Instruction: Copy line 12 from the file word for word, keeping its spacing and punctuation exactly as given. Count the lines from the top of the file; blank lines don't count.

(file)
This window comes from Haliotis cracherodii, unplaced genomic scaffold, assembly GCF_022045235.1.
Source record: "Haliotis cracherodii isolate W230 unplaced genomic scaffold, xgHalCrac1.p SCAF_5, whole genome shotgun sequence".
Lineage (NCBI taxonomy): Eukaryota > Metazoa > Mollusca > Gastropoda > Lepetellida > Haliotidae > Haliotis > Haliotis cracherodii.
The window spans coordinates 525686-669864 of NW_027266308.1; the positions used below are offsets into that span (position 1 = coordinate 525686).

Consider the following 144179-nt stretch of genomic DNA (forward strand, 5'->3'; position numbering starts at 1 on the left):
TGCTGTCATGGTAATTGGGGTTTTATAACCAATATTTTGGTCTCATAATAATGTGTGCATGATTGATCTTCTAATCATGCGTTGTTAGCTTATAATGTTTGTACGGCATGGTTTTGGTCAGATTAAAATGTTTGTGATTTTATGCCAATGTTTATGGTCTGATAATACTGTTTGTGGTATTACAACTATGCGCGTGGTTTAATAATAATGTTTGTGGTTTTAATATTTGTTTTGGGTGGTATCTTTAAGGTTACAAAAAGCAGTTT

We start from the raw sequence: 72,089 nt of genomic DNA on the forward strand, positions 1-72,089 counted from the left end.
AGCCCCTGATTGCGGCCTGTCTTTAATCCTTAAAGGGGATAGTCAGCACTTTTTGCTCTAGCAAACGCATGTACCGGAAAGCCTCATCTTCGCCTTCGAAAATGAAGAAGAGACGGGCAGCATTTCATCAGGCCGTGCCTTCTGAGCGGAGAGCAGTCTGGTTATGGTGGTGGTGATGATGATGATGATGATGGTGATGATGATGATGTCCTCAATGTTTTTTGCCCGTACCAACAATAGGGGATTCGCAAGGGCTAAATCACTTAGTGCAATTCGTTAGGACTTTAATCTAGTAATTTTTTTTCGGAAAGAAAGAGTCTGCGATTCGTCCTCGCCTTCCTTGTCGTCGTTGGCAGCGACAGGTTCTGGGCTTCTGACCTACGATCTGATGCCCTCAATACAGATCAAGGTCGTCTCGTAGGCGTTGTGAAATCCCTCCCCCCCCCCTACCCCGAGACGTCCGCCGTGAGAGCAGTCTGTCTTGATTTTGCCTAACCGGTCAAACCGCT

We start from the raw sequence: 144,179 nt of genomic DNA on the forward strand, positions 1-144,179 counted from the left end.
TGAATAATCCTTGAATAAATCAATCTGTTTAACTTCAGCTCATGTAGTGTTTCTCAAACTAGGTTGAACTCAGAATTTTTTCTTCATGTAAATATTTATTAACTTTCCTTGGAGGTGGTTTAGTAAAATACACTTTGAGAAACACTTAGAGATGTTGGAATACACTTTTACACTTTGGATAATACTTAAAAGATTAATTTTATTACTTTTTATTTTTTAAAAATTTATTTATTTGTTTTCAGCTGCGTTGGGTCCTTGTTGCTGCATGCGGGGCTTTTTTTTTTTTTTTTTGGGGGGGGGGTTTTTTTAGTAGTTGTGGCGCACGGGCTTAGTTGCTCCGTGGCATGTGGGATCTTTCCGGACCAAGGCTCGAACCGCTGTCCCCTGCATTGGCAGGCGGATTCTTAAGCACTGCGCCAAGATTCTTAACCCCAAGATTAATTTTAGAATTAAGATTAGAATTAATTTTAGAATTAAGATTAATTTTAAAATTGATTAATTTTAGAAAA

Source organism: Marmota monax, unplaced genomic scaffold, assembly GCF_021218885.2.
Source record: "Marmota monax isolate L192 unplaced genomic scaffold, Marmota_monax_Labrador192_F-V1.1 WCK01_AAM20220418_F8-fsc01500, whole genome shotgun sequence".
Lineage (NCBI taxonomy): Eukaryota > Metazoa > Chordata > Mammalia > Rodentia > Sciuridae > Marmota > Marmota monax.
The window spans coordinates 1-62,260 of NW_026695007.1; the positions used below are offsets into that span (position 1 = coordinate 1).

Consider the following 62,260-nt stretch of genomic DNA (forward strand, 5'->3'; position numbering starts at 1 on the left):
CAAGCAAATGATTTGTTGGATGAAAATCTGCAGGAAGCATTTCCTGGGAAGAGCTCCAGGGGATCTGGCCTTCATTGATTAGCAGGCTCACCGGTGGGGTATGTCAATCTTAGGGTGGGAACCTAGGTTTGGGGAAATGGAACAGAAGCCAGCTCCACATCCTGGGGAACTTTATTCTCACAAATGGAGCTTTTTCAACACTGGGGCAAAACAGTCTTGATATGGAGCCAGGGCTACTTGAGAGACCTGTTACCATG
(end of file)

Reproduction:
Source record: "Marmota monax isolate L192 unplaced genomic scaffold, Marmota_monax_Labrador192_F-V1.1 WCK01_AAM20220418_F8-fsc01500, whole genome shotgun sequence".